Nof Zion residents express relief over Rami Levy takeover

Levy, along with an Australian Jewish partner will develop a Jewish complex in a predominantly Arab neighborhood of east Jerusalem.

Nof Zion 521 (photo credit: Seth J. Frantzman)
Nof Zion 521
(photo credit: Seth J. Frantzman)
Rami Levy, the man who transformed a convenience store near Jerusalem’s Mahaneh Yehuda Market into one of Israel’s largest and most successful supermarket chains, is embarking on a new endeavor: developing a Jewish complex in a predominantly Arab neighborhood of east Jerusalem.
Just a few weeks ago, the Nof Zion complex, which is located in the Jebl Mukaber neighborhood, found itself in an interesting predicament, when a Palestinian- American made an offer to buy the struggling contracting company, Digal Investments, and build 75 percent of the planned apartments for Arab families.
At a bondholder’s meeting on Sunday, Levy, along with an Australian Jewish partner, Kevin Bermeister, made a surprise offer to buy the land where the rest of the apartments are to be built.
Their offer was lower than the offer from Bashar al- Masri, according to Israel Zeira, the CEO of Bemunah, a national-religious real estate company that had also launched an initiative to raise capital to make a counteroffer.
“I’m happy we succeeded and the land will stay in Jewish hands,” said Zeira.
Bemunah was not in contact with the Levy-Bermeister partnership prior to the meeting.
In a series of newspaper ads, the national-religious community had threatened to boycott Bank Leumi, which holds Digal’s debt, if the offer from Masri was accepted. It was reported that 76.81% of the bondholders supported Levy’s bid and that 94.31% rejected Masri’s bid.
“We feel very much relieved, we were very stressed in the past month,” said Nof Zion resident Shai Cooperman, who moved to the complex a year and a half ago.
Along with dozens of other residents, Cooperman bought bonds in Digal, after the initial news broke last month of the pending sale to Masri. He estimated that there were 25 residents and supporters of Nof Zion at the final bondholder’s meeting on Sunday who had bought bonds in the past week.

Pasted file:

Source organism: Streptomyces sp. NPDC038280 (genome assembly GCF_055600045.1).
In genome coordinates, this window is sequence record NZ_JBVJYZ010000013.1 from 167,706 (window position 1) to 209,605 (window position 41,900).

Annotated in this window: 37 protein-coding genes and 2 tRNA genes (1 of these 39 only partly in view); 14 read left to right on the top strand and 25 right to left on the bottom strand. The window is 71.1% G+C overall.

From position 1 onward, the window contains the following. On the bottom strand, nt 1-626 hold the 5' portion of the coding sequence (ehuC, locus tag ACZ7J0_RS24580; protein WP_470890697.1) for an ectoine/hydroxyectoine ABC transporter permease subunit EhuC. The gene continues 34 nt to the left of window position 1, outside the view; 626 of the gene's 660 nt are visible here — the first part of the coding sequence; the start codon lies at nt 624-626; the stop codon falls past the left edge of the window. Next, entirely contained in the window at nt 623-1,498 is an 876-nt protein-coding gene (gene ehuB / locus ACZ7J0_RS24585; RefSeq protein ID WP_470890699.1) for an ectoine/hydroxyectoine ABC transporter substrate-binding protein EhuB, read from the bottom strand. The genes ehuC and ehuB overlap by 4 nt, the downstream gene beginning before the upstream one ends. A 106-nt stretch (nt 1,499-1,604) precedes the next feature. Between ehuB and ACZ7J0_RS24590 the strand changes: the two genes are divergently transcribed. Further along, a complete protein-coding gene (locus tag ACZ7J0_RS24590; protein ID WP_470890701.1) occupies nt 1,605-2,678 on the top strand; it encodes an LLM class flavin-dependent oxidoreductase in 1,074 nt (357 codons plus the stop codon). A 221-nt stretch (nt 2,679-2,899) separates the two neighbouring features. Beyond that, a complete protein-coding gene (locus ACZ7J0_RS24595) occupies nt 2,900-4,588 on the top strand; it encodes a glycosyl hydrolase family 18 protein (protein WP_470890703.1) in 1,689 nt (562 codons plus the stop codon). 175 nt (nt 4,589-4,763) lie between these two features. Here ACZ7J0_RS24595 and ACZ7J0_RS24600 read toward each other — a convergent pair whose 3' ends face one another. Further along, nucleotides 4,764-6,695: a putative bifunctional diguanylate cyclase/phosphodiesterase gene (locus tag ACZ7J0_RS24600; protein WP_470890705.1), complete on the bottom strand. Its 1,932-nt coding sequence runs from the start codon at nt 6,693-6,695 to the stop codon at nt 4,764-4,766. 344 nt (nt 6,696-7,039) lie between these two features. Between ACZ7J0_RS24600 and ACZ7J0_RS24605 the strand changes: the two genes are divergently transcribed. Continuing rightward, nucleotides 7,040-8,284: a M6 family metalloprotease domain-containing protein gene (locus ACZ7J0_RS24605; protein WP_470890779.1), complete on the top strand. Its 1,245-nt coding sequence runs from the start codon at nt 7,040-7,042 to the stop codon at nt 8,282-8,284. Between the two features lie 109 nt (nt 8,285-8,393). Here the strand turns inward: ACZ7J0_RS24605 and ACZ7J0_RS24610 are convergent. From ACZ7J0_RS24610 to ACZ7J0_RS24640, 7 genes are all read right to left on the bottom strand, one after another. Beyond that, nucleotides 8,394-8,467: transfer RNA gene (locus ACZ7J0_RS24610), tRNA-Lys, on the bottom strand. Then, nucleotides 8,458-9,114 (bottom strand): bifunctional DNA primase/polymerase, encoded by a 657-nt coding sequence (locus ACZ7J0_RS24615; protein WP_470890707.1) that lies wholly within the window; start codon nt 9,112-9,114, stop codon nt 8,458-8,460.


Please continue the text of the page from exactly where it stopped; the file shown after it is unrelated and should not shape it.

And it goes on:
“All this surprised us a month ago, we thought, ‘this thing can’t happen,’” he said. “It was very close to happening.
“[It was stopped] only because good Jewish people saw that Nof Zion is important for the nation of Israel, not only for Nof Zion, but for the future of the nation of Israel.”
Digal Investments is more than NIS 100 million in debt to Bank Leumi and the company’s bondholders. The bondholders had originally accepted an offer to buy the debt that was submitted by a client represented by attorney Dov Weisglass, the director of Ariel Sharon’s bureau when Sharon was prime minister.
It was later revealed that Weisglass was representing the Palestinian-American businessman, who is also building Rawabi, a planned Palestinian city north of Ramallah.
The move to sell the debt to Masri outraged those residents who had already moved into the first stage of apartments, which were completed in 2008.
The complex is eventually meant to contain close to 400 apartments, plus a shopping center, nurseries, synagogues, and hotels. The development was marketed to the national-religious community as luxury apartments.